Sun Dec 2nd through Sat the 8th, 2018 at Palais des Congrès de Montréal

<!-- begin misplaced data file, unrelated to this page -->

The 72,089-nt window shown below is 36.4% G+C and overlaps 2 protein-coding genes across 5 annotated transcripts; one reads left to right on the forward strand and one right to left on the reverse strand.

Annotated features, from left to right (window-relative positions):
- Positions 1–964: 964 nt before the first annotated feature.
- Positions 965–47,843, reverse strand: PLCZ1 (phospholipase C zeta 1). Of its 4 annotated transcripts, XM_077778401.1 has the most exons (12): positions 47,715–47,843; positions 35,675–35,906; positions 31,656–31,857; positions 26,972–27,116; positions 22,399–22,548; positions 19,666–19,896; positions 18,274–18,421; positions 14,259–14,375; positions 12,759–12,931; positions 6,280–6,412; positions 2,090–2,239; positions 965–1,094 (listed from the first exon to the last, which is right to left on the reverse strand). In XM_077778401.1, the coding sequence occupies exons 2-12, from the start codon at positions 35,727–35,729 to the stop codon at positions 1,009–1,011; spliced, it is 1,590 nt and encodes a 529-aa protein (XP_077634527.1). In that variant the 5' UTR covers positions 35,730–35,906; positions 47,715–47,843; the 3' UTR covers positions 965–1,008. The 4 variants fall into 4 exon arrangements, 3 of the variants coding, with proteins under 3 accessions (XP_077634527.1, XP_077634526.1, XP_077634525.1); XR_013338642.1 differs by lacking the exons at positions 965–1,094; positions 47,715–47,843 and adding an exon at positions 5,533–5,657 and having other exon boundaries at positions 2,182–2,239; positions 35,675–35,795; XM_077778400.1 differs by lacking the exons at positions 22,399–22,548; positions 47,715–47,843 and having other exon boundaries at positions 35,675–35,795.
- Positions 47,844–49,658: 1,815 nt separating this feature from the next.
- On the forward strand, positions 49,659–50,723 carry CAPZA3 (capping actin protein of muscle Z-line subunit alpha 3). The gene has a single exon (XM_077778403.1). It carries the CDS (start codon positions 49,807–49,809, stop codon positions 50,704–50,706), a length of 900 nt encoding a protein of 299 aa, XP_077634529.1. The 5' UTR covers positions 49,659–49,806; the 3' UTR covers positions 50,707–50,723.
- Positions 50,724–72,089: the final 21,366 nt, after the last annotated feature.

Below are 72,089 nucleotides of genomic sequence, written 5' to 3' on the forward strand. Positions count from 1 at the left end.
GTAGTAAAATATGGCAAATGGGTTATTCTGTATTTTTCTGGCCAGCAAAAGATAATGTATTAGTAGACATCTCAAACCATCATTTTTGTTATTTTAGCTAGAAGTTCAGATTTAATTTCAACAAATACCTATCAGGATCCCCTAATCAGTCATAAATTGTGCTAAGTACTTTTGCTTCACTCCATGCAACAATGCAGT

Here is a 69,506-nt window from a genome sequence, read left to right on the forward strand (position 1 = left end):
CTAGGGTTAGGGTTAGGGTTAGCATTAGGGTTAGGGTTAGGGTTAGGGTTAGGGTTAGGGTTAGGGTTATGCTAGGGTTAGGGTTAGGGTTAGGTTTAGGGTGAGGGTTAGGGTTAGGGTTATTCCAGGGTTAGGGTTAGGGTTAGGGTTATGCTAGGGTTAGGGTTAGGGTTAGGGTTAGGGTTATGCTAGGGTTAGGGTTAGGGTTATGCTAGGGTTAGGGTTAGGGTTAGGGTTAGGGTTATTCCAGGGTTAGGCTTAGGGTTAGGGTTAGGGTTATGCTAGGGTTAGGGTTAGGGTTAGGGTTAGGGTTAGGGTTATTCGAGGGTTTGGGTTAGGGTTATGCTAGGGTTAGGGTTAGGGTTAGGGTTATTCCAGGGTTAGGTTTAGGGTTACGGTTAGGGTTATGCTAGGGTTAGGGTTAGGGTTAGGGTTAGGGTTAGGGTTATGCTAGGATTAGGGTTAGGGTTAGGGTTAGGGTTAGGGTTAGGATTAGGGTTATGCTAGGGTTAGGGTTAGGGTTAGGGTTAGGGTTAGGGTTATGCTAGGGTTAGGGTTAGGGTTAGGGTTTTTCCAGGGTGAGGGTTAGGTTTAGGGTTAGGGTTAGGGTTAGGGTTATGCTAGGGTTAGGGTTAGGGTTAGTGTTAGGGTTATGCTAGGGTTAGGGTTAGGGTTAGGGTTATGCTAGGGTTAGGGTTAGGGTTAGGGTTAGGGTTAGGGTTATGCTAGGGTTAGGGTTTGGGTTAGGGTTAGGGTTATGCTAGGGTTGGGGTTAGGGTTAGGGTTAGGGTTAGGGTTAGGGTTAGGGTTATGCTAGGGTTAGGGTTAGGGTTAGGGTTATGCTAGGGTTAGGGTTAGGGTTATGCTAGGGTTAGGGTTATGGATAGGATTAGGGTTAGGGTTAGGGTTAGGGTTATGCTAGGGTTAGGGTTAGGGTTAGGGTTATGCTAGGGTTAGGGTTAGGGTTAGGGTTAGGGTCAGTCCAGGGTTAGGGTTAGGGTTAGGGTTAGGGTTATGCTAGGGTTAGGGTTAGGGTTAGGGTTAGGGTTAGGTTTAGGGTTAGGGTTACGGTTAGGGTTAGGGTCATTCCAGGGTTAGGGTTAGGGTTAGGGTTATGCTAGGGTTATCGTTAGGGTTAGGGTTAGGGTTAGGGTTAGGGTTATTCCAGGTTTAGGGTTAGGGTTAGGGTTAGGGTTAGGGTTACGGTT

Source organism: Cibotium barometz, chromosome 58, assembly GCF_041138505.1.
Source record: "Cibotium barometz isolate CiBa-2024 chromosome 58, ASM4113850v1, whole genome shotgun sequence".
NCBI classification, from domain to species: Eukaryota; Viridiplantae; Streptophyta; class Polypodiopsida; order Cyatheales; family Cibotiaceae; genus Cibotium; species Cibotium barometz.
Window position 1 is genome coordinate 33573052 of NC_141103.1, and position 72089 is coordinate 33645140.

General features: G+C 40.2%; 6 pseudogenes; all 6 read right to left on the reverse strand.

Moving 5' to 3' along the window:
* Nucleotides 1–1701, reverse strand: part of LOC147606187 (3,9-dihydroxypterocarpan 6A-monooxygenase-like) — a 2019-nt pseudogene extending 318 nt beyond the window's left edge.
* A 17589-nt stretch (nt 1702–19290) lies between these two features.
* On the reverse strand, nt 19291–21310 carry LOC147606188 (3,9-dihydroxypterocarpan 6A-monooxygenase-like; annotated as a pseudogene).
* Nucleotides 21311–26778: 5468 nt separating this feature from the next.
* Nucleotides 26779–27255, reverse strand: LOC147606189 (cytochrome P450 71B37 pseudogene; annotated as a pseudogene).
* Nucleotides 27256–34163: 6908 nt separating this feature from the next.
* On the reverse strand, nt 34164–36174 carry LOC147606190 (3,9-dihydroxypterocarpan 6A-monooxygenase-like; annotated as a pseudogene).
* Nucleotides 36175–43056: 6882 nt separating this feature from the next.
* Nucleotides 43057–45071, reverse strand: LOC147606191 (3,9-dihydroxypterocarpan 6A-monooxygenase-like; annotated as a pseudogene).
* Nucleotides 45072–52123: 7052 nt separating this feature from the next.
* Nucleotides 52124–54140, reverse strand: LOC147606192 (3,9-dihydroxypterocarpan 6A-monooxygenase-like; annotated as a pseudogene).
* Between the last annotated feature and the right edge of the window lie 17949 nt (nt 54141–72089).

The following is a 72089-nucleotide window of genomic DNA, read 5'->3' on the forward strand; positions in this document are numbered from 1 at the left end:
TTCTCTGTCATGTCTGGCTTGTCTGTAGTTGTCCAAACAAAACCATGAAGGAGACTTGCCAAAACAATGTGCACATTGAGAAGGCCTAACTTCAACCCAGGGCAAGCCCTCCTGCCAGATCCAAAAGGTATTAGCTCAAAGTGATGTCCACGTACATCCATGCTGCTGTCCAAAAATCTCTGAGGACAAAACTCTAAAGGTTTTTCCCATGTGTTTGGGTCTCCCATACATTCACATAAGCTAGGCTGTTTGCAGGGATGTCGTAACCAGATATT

This is a great work as it tackles an important problem: graph partitioning in heterogeneous/multi-device settings. There is an increasing number of problems that could benefit from resource allocation optimization techniques such as the one described in this work. ML and specifically RL techniques have been recently developed to solve the problem of device placement. This work addresses one of the main deficiencies of the prior work by making more sample efficient (as demonstrated by empirical results). The novelty is in the way the placement parameters are trained: As oppose to directly train a placement policy for best runtime, a softmax is used to model the distribution of op placements on devices (for each device among the pool of available devices.) At each iteration, the current placement distribution is refined by the conditional distribution representing the top 10% of the best placements. A KL-divergence loss is applied to minimize the distance between the old and new distribution. PPO is also used for further data sample reuse efficiency. The strengths: Great results: The results outperform existing approach based on Policy gradient by upto 58%. The overhead of placement is low given that only 2400 samples were needed to achieve the results. This makes this work pottentially deployable. Control experiments show improvement as a result of both KL minimization and PPO optimization. The results also show a clear win over prior policy gradient based work. The paper is clear and easy to follow. The code is provided and looks very modular and easy to use. Questions/suggestions: What if the sampled placements from the conditional distribution at time t+1 produces placements that are all worse than the placements produces at iteration t? Has it ever happened in your experiments? It would be good to show results on the amount of saving the optimized placements bring to the end-to-end training of the target models. Th proposed model does not seem to generalize across graphs as it uses a one hot representation for nodes. Have the authors considered ways to incorporate graph embeddings into the model? The reductions shows in Table 1 should compare Post with best baseline results, not with policy gradient.